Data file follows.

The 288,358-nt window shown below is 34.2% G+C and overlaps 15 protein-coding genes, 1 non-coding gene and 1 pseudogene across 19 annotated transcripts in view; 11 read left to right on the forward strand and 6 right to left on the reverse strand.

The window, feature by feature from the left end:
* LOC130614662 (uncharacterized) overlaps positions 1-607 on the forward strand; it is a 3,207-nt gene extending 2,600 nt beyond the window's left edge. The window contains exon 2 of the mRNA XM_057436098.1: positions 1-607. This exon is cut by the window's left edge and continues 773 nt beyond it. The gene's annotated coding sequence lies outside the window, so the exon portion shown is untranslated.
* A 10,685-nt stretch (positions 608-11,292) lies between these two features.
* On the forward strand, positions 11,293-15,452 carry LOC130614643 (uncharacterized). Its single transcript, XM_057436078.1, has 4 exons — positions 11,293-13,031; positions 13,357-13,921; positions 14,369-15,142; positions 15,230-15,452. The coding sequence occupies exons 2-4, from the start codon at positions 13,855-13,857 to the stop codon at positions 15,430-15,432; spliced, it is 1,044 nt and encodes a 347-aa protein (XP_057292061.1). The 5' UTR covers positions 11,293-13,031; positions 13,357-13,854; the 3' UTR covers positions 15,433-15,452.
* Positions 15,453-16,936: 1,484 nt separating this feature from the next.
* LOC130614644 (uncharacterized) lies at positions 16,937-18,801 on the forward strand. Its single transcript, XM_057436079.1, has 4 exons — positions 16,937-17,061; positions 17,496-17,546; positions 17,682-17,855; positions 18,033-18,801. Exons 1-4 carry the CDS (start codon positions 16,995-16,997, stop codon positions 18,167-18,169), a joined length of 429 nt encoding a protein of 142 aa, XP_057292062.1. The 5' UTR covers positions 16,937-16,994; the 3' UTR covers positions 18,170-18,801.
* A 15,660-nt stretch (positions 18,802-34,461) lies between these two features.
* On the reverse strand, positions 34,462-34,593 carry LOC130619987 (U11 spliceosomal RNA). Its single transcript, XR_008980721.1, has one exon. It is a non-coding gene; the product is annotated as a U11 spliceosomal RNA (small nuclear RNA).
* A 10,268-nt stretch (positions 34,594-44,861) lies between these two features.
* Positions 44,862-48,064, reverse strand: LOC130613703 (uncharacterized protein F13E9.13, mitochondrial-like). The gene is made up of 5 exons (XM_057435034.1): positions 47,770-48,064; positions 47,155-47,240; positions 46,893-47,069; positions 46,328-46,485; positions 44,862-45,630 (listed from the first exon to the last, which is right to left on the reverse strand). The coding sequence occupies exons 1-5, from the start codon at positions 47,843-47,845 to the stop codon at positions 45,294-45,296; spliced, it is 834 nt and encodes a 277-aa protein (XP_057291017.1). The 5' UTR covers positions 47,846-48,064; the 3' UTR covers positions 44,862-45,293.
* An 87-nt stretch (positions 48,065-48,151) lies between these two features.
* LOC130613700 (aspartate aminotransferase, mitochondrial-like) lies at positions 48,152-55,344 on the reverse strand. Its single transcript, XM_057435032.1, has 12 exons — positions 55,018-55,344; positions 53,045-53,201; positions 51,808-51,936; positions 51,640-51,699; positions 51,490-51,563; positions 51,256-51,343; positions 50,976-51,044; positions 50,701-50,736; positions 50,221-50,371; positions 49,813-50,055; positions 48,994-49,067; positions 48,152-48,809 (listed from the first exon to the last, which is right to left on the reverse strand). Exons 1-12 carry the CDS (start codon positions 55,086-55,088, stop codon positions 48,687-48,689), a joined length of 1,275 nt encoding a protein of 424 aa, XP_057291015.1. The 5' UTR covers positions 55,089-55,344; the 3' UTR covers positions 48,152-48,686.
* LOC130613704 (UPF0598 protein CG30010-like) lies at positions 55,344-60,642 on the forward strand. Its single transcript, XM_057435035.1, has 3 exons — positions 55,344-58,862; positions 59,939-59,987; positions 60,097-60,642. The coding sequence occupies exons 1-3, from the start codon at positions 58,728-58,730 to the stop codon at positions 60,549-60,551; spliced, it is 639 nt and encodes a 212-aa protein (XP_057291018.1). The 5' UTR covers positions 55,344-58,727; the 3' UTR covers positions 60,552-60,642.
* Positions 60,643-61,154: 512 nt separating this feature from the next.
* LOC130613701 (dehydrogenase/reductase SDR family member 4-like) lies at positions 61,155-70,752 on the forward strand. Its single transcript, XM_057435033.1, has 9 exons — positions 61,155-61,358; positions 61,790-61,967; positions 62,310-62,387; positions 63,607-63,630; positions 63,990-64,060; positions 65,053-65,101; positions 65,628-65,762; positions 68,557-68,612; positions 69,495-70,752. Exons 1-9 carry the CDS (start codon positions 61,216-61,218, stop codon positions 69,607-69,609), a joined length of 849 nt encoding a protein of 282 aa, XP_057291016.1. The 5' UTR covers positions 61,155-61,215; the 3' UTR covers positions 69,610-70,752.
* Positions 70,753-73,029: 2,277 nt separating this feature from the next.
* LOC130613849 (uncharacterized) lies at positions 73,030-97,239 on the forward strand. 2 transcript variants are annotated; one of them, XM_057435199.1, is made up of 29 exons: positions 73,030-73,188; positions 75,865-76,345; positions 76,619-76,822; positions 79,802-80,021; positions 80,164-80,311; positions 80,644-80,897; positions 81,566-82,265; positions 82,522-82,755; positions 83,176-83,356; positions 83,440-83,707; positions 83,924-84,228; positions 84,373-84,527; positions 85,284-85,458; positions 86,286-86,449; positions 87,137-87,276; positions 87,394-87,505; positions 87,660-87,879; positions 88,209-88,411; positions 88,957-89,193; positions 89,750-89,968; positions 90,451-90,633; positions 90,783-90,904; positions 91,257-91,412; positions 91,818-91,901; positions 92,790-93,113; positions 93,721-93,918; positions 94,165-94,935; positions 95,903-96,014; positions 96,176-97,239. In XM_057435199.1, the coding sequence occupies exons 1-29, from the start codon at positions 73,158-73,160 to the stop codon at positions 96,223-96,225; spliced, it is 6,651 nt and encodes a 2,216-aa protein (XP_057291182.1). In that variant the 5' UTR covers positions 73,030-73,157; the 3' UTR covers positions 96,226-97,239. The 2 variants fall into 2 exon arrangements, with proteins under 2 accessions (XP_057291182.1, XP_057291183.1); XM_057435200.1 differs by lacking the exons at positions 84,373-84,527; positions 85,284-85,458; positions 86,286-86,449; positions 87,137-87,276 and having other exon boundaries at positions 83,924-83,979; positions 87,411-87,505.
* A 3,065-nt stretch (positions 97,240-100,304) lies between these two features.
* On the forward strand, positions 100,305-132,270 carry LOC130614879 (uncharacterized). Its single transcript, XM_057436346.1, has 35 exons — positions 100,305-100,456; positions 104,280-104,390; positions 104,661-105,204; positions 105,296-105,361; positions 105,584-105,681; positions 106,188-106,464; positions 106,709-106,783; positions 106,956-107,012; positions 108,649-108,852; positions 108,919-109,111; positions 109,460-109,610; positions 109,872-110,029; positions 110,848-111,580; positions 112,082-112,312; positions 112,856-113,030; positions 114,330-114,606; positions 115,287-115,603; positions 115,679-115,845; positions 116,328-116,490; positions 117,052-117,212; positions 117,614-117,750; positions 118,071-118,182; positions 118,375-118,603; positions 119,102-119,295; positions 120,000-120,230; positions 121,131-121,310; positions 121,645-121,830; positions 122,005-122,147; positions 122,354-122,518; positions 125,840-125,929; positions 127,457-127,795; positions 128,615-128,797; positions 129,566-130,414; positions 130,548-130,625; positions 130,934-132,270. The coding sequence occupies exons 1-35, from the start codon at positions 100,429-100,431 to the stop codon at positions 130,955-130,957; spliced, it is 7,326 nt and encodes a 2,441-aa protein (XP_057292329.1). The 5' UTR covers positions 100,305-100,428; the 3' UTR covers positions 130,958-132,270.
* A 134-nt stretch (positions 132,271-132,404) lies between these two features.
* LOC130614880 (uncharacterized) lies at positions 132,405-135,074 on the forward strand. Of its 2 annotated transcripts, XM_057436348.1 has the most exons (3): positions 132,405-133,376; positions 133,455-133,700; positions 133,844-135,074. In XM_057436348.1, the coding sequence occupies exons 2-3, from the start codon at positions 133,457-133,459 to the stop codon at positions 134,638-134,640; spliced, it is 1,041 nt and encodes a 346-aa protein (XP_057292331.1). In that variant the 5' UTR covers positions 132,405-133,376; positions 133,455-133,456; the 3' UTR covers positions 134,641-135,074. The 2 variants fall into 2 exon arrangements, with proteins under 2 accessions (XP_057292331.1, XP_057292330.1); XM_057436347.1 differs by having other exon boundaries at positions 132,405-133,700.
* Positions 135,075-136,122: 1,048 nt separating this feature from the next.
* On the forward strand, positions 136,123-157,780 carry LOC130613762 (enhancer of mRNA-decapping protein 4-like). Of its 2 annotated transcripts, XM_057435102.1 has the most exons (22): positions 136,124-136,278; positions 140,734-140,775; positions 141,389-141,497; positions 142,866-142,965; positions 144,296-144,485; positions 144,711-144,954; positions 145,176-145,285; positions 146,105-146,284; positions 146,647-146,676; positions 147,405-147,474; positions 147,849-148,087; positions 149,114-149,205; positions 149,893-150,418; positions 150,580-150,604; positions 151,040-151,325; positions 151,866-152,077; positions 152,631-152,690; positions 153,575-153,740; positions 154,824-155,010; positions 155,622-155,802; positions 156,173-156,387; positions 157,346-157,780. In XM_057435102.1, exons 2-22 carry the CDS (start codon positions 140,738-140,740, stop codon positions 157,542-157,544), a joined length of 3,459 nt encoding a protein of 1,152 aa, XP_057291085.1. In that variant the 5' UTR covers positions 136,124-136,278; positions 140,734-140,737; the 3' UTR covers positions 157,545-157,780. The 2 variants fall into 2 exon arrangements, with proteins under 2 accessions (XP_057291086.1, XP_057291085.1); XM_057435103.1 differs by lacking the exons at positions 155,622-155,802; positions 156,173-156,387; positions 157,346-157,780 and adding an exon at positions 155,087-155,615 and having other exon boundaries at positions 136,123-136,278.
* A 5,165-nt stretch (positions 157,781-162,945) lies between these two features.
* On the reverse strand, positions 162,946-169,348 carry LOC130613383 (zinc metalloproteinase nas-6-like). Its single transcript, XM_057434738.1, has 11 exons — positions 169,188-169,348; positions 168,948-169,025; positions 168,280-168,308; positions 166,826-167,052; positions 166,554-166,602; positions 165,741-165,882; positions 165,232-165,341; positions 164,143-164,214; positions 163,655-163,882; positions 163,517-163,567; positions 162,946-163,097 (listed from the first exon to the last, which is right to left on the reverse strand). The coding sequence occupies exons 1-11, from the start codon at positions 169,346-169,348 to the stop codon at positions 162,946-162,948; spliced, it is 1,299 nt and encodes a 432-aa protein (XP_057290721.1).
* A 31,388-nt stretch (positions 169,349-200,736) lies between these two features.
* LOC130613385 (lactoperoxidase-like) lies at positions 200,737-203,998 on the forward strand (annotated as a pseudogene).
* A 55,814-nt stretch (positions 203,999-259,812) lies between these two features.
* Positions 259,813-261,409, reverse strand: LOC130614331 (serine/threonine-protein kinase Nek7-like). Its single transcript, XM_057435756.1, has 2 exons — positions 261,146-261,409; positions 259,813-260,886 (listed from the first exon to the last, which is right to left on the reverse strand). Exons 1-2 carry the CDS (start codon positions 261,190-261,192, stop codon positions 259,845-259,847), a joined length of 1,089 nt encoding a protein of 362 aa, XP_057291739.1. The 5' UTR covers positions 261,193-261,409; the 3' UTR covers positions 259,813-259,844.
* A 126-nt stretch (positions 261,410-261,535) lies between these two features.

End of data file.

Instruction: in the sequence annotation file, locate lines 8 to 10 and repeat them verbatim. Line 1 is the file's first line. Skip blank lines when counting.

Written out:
* A 15,660-nt stretch (positions 18,802-34,461) lies between these two features.
* On the reverse strand, positions 34,462-34,593 carry LOC130619987 (U11 spliceosomal RNA). Its single transcript, XR_008980721.1, has one exon. It is a non-coding gene; the product is annotated as a U11 spliceosomal RNA (small nuclear RNA).
* A 10,268-nt stretch (positions 34,594-44,861) lies between these two features.